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Bridging across length scales: multi-scale ordering of supported lipid bilayers via lipoprotein self-assembly and surface patterning

Vinchurkar, Madhuri S. and Bricarello, Daniel A. and Lagerstedt, Jens O. and Buban, James P. and Stahlberg, Henning and Oda, Michael N. and Voss, John C. and Parikh, Atul N.. (2008) Bridging across length scales: multi-scale ordering of supported lipid bilayers via lipoprotein self-assembly and surface patterning. Journal of the American Chemical Society, Vol. 130, H. 33. pp. 11164-11169.

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Official URL: http://edoc.unibas.ch/dok/A5842548

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Abstract

We show that a two-step process, involving spontaneous self-assembly of lipids and apolipoproteins and surface patterning, produces single, supported lipid bilayers over two discrete and independently adjustable length scales. Specifically, an aqueous phase incubation of DMPC vesicles with purified apolipoprotein A-I results in the reconstitution of high density lipoprotein (rHDL), wherein nanoscale clusters of single lipid bilayers are corralled by the protein. Adsorption of these discoidal particles to clean hydrophilic glass (or silicon) followed by direct exposure to a spatial pattern of short-wavelength UV radiation directly produces microscopic patterns of nanostructured bilayers. Alternatively, simple incubation of aqueous phase rHDL with a chemically patterned hydrophilic/hydrophobic surface produces a novel compositional pattern, caused by an increased affinity for adsorption onto hydrophilic regions relative to the surrounding hydrophobic regions. Further, by simple chemical denaturation of the boundary protein, nanoscale compartmentalization can be selectively erased, thus producing patterns of laterally fluid, lipid bilayers structured solely at the mesoscopic length scale. Since these aqueous phase microarrays of nanostructured lipid bilayers allow for membrane proteins to be embedded within single nanoscale bilayer compartments, they present a viable means of generating high-density membrane protein arrays. Such a system would permit in-depth elucidation of membrane protein structure-function relationships and the consequences of membrane compartmentalization on lipid dynamics.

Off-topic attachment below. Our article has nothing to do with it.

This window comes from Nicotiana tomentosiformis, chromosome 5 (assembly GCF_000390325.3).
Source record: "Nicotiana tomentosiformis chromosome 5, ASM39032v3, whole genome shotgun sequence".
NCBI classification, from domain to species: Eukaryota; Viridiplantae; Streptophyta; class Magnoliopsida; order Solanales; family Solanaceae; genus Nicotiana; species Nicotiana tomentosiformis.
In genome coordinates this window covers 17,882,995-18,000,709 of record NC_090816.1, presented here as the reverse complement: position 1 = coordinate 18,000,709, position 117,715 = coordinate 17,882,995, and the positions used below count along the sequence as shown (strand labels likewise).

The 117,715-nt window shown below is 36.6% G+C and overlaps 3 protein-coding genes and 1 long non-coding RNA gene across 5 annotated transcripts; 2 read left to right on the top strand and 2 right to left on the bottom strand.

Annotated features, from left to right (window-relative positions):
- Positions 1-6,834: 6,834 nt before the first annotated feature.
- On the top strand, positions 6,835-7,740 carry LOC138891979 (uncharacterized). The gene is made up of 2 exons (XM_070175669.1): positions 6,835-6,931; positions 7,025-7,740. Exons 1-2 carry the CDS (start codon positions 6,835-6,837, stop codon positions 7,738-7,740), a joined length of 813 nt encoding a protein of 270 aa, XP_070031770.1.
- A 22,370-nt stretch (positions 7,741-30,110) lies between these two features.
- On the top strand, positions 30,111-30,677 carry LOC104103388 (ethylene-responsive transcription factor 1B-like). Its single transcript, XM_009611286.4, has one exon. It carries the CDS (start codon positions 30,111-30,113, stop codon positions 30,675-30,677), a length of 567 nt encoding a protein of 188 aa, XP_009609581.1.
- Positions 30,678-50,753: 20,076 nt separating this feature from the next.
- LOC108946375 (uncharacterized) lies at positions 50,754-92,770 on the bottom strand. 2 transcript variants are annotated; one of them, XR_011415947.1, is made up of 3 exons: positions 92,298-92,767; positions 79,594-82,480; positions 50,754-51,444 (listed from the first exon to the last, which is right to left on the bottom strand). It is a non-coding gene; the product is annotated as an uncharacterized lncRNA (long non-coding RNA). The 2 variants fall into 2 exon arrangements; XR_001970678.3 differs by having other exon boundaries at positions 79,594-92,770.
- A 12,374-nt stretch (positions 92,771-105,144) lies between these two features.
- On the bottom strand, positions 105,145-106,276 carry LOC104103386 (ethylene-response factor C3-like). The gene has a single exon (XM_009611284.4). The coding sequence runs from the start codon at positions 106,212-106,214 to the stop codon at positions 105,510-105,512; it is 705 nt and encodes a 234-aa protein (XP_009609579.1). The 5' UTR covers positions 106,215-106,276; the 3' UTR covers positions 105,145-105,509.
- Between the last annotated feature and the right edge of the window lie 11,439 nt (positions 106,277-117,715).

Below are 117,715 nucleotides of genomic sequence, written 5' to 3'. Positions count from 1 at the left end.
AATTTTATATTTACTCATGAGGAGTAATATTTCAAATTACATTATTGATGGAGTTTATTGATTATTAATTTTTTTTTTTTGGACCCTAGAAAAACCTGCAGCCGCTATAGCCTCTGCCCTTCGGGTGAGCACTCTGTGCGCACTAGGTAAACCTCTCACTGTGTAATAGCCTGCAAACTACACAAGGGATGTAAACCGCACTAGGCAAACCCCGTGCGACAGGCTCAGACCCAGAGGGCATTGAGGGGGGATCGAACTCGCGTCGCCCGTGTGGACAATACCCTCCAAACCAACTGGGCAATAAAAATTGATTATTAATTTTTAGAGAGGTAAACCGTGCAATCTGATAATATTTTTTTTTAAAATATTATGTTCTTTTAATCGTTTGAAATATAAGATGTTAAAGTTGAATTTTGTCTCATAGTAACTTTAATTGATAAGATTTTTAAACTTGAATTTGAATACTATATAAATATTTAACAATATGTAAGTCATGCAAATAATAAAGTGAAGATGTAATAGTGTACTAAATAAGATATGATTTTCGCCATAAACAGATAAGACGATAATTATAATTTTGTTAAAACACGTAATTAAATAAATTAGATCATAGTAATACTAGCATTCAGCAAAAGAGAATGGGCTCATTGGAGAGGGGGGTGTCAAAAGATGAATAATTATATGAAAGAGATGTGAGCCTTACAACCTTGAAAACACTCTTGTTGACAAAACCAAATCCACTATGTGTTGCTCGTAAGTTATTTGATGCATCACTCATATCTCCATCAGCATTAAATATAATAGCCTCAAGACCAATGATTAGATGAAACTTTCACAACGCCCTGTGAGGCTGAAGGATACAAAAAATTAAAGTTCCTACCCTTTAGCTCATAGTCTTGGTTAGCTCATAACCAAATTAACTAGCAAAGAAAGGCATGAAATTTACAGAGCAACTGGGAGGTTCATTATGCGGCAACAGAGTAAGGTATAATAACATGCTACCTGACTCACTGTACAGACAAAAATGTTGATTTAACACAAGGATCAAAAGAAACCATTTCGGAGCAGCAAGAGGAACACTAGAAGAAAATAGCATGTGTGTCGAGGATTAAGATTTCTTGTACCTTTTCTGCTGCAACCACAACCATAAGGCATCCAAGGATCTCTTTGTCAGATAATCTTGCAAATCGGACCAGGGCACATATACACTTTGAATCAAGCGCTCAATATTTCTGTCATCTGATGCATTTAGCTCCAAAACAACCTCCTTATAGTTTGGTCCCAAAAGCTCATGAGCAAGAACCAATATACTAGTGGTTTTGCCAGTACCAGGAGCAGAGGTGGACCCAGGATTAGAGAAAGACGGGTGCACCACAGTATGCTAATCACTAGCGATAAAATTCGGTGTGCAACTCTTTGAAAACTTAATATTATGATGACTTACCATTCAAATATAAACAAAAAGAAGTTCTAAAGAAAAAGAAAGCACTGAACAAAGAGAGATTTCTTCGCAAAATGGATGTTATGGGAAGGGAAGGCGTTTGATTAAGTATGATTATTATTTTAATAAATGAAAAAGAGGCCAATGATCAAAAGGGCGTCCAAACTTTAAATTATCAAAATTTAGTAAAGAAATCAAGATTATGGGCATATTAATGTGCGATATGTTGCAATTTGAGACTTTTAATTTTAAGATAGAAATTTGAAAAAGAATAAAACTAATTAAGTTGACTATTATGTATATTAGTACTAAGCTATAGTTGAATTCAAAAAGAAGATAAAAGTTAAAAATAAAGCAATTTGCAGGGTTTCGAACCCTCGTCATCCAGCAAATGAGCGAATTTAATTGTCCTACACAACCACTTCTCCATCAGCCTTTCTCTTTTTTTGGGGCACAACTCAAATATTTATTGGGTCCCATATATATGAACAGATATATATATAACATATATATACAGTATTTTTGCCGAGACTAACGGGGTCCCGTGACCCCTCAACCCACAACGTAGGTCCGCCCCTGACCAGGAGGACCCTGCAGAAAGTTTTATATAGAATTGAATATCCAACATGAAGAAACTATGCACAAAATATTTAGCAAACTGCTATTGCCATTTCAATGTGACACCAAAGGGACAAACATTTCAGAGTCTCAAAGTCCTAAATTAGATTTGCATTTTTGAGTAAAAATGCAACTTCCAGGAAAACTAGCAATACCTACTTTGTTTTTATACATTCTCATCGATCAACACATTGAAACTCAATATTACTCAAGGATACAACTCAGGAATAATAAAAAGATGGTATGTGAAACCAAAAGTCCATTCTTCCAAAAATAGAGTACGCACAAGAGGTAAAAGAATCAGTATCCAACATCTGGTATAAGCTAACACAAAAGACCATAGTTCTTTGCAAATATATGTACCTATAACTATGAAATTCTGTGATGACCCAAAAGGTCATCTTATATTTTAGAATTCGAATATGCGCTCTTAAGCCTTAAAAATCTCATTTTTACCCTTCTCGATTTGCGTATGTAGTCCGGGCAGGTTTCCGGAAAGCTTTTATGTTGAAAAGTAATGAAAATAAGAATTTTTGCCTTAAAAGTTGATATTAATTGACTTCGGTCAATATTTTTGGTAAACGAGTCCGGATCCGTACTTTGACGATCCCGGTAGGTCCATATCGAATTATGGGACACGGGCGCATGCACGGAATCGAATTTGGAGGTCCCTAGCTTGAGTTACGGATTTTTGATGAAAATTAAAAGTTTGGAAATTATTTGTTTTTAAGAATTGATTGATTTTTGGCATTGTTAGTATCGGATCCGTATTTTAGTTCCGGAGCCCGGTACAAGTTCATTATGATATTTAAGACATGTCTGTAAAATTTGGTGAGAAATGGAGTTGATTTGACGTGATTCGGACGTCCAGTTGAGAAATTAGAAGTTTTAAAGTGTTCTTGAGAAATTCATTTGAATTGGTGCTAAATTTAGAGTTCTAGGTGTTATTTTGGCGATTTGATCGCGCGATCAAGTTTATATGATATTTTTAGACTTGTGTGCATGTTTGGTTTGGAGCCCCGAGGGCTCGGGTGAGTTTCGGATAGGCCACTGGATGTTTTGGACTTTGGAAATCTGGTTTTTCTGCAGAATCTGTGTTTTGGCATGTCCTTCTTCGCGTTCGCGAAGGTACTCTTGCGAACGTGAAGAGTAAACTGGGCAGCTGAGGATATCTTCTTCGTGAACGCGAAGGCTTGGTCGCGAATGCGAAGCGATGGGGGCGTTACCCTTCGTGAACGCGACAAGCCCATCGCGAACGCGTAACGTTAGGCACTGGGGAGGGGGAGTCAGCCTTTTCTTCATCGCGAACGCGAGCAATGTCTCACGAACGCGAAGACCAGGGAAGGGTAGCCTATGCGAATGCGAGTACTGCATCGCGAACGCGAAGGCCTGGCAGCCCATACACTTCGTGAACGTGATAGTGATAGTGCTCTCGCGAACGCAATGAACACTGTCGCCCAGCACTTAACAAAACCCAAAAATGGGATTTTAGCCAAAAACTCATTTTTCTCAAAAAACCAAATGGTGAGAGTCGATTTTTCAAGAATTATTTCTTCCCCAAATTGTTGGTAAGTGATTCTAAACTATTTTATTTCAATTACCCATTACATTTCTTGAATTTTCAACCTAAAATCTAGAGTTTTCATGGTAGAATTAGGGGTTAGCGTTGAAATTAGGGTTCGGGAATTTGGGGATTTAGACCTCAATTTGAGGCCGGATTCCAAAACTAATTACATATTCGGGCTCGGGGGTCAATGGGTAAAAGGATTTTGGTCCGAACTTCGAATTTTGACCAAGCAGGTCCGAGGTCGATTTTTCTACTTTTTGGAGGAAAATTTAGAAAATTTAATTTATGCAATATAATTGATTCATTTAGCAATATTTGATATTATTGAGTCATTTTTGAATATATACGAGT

Faculties and Departments:05 Faculty of Science > Departement Biozentrum > Structural Biology & Biophysics > Structural Biology (Stahlberg)
UniBasel Contributors:Stahlberg, Henning
Item Type:Article, refereed
Article Subtype:Research Article
Bibsysno:Link to catalogue
Publisher:American Chemical Society
ISSN:0002-7863
Note:Publication type according to Uni Basel Research Database: Journal article
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Last Modified:08 Jun 2012 06:56
Deposited On:08 Jun 2012 06:47

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